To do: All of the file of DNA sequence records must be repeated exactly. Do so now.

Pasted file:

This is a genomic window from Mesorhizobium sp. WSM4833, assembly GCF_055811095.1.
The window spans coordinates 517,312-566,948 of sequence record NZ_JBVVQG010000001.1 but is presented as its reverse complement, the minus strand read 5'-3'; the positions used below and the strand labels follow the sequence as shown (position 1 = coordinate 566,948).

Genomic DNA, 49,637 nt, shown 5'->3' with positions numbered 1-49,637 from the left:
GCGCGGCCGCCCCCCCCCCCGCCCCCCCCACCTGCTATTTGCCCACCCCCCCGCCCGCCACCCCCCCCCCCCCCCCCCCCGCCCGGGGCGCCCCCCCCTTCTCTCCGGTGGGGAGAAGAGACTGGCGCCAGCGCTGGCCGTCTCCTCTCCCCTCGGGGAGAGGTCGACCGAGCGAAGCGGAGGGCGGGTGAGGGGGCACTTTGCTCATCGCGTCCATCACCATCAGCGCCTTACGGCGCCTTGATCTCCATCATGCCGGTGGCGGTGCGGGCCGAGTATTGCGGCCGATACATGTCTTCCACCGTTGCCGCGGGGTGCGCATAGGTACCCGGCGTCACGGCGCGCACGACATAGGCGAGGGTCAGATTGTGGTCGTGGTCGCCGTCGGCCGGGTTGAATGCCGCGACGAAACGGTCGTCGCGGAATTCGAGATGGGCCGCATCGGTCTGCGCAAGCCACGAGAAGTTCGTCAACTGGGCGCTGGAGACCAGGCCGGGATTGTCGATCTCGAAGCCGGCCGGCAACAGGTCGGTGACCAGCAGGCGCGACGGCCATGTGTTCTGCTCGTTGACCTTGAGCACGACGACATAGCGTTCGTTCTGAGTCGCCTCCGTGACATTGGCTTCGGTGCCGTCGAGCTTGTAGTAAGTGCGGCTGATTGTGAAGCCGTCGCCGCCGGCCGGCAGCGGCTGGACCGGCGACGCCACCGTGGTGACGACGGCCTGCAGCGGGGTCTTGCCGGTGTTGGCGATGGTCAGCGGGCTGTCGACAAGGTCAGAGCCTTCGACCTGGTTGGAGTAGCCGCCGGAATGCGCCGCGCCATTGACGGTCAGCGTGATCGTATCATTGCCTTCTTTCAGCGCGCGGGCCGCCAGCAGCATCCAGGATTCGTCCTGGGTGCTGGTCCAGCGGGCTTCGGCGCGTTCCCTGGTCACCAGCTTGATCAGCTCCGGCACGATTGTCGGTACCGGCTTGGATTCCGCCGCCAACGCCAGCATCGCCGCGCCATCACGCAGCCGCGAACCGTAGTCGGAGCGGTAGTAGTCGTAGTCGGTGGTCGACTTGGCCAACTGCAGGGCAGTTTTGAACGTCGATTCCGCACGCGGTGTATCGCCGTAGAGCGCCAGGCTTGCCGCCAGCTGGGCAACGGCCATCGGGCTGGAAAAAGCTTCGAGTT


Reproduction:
This is a genomic window from Mesorhizobium sp. WSM4833, assembly GCF_055811095.1.
The window spans coordinates 517,312-566,948 of sequence record NZ_JBVVQG010000001.1 but is presented as its reverse complement, the minus strand read 5'-3'; the positions used below and the strand labels follow the sequence as shown (position 1 = coordinate 566,948).

Genomic DNA, 49,637 nt, shown 5'->3' with positions numbered 1-49,637 from the left:
GCGCGGCCGCCCCCCCCCCCGCCCCCCCCACCTGCTATTTGCCCACCCCCCCGCCCGCCACCCCCCCCCCCCCCCCCCCCGCCCGGGGCGCCCCCCCCTTCTCTCCGGTGGGGAGAAGAGACTGGCGCCAGCGCTGGCCGTCTCCTCTCCCCTCGGGGAGAGGTCGACCGAGCGAAGCGGAGGGCGGGTGAGGGGGCACTTTGCTCATCGCGTCCATCACCATCAGCGCCTTACGGCGCCTTGATCTCCATCATGCCGGTGGCGGTGCGGGCCGAGTATTGCGGCCGATACATGTCTTCCACCGTTGCCGCGGGGTGCGCATAGGTACCCGGCGTCACGGCGCGCACGACATAGGCGAGGGTCAGATTGTGGTCGTGGTCGCCGTCGGCCGGGTTGAATGCCGCGACGAAACGGTCGTCGCGGAATTCGAGATGGGCCGCATCGGTCTGCGCAAGCCACGAGAAGTTCGTCAACTGGGCGCTGGAGACCAGGCCGGGATTGTCGATCTCGAAGCCGGCCGGCAACAGGTCGGTGACCAGCAGGCGCGACGGCCATGTGTTCTGCTCGTTGACCTTGAGCACGACGACATAGCGTTCGTTCTGAGTCGCCTCCGTGACATTGGCTTCGGTGCCGTCGAGCTTGTAGTAAGTGCGGCTGATTGTGAAGCCGTCGCCGCCGGCCGGCAGCGGCTGGACCGGCGACGCCACCGTGGTGACGACGGCCTGCAGCGGGGTCTTGCCGGTGTTGGCGATGGTCAGCGGGCTGTCGACAAGGTCAGAGCCTTCGACCTGGTTGGAGTAGCCGCCGGAATGCGCCGCGCCATTGACGGTCAGCGTGATCGTATCATTGCCTTCTTTCAGCGCGCGGGCCGCCAGCAGCATCCAGGATTCGTCCTGGGTGCTGGTCCAGCGGGCTTCGGCGCGTTCCCTGGTCACCAGCTTGATCAGCTCCGGCACGATTGTCGGTACCGGCTTGGATTCCGCCGCCAACGCCAGCATCGCCGCGCCATCACGCAGCCGCGAACCGTAGTCGGAGCGGTAGTAGTCGTAGTCGGTGGTCGACTTGGCCAACTGCAGGGCAGTTTTGAACGTCGATTCCGCACGCGGTGTATCGCCGTAGAGCGCCAGGCTTGCCGCCAGCTGGGCAACGGCCATCGGGCTGGAAAAAGCTTCGAGTT